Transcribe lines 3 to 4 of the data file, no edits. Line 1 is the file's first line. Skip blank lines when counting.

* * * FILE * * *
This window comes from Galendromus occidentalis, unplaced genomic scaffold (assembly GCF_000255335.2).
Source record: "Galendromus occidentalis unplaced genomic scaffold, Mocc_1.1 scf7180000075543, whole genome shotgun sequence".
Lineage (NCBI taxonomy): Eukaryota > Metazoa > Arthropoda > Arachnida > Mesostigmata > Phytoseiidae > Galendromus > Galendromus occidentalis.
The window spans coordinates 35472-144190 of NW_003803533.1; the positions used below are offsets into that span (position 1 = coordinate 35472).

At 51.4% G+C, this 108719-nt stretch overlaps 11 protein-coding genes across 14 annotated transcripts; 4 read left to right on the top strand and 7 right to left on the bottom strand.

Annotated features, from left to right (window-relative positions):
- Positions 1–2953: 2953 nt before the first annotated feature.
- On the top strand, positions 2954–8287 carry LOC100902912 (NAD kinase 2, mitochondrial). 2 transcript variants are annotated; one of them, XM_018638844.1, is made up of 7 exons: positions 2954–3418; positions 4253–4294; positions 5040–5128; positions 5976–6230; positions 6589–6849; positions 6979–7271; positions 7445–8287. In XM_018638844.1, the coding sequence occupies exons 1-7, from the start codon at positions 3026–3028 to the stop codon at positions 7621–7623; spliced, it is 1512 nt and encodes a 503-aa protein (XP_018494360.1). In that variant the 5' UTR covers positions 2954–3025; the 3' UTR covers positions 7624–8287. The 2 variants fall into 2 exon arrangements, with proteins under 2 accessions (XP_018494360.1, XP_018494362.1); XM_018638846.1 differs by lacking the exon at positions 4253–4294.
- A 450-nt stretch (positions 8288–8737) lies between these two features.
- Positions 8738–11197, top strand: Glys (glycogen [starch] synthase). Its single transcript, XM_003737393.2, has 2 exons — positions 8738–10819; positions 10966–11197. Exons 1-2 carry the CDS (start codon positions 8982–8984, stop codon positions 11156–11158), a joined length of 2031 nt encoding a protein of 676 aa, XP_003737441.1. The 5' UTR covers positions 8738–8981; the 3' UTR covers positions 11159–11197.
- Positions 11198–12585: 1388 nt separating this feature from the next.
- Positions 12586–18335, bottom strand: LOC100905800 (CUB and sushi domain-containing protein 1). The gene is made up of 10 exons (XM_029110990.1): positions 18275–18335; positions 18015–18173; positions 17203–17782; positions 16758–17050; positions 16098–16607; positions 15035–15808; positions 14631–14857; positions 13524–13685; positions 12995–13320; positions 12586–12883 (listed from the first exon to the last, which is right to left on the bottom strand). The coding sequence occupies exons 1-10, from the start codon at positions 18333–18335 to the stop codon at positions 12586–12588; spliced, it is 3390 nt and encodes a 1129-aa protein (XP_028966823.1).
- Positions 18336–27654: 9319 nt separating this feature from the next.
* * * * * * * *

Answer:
Lineage (NCBI taxonomy): Eukaryota > Metazoa > Arthropoda > Arachnida > Mesostigmata > Phytoseiidae > Galendromus > Galendromus occidentalis.
The window spans coordinates 35472-144190 of NW_003803533.1; the positions used below are offsets into that span (position 1 = coordinate 35472).